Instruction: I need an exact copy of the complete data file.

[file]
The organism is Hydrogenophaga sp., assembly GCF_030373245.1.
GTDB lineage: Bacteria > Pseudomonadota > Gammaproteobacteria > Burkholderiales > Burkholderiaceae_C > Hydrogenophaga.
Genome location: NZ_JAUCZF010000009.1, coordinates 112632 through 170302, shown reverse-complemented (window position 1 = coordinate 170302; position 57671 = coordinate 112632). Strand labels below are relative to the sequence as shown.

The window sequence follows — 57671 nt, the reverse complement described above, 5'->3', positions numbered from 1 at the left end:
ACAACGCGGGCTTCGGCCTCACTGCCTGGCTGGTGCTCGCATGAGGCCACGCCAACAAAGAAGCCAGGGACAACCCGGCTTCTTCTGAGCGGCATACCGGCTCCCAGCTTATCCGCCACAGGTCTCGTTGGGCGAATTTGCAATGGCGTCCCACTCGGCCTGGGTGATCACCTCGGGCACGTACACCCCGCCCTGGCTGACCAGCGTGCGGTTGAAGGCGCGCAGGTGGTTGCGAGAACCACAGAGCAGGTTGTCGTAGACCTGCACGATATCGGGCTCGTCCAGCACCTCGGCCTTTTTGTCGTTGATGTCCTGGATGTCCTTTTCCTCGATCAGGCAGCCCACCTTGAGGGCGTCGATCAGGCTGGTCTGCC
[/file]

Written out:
The organism is Hydrogenophaga sp., assembly GCF_030373245.1.
GTDB lineage: Bacteria > Pseudomonadota > Gammaproteobacteria > Burkholderiales > Burkholderiaceae_C > Hydrogenophaga.
Genome location: NZ_JAUCZF010000009.1, coordinates 112632 through 170302, shown reverse-complemented (window position 1 = coordinate 170302; position 57671 = coordinate 112632). Strand labels below are relative to the sequence as shown.

The window sequence follows — 57671 nt, the reverse complement described above, 5'->3', positions numbered from 1 at the left end:
ACAACGCGGGCTTCGGCCTCACTGCCTGGCTGGTGCTCGCATGAGGCCACGCCAACAAAGAAGCCAGGGACAACCCGGCTTCTTCTGAGCGGCATACCGGCTCCCAGCTTATCCGCCACAGGTCTCGTTGGGCGAATTTGCAATGGCGTCCCACTCGGCCTGGGTGATCACCTCGGGCACGTACACCCCGCCCTGGCTGACCAGCGTGCGGTTGAAGGCGCGCAGGTGGTTGCGAGAACCACAGAGCAGGTTGTCGTAGACCTGCACGATATCGGGCTCGTCCAGCACCTCGGCCTTTTTGTCGTTGATGTCCTGGATGTCCTTTTCCTCGATCAGGCAGCCCACCTTGAGGGCGTCGATCAGGCTGGTCTGCC